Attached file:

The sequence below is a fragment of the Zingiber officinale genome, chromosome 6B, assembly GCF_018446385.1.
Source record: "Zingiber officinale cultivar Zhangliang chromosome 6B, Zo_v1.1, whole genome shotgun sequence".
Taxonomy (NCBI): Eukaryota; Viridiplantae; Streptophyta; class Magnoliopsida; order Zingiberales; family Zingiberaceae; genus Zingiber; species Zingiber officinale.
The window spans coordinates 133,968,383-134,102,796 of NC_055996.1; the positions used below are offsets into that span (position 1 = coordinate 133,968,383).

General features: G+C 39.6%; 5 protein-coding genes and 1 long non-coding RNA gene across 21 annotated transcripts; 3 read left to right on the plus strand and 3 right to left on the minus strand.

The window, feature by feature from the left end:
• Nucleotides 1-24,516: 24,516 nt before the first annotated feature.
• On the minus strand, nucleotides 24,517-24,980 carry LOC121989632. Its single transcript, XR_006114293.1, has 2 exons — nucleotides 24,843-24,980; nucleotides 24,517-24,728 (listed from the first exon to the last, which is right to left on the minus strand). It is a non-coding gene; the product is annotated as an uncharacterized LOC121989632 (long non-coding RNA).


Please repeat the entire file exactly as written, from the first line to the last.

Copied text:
The sequence below is a fragment of the Zingiber officinale genome, chromosome 6B, assembly GCF_018446385.1.
Source record: "Zingiber officinale cultivar Zhangliang chromosome 6B, Zo_v1.1, whole genome shotgun sequence".
Taxonomy (NCBI): Eukaryota; Viridiplantae; Streptophyta; class Magnoliopsida; order Zingiberales; family Zingiberaceae; genus Zingiber; species Zingiber officinale.
The window spans coordinates 133,968,383-134,102,796 of NC_055996.1; the positions used below are offsets into that span (position 1 = coordinate 133,968,383).

General features: G+C 39.6%; 5 protein-coding genes and 1 long non-coding RNA gene across 21 annotated transcripts; 3 read left to right on the plus strand and 3 right to left on the minus strand.

The window, feature by feature from the left end:
• Nucleotides 1-24,516: 24,516 nt before the first annotated feature.
• On the minus strand, nucleotides 24,517-24,980 carry LOC121989632. Its single transcript, XR_006114293.1, has 2 exons — nucleotides 24,843-24,980; nucleotides 24,517-24,728 (listed from the first exon to the last, which is right to left on the minus strand). It is a non-coding gene; the product is annotated as an uncharacterized LOC121989632 (long non-coding RNA).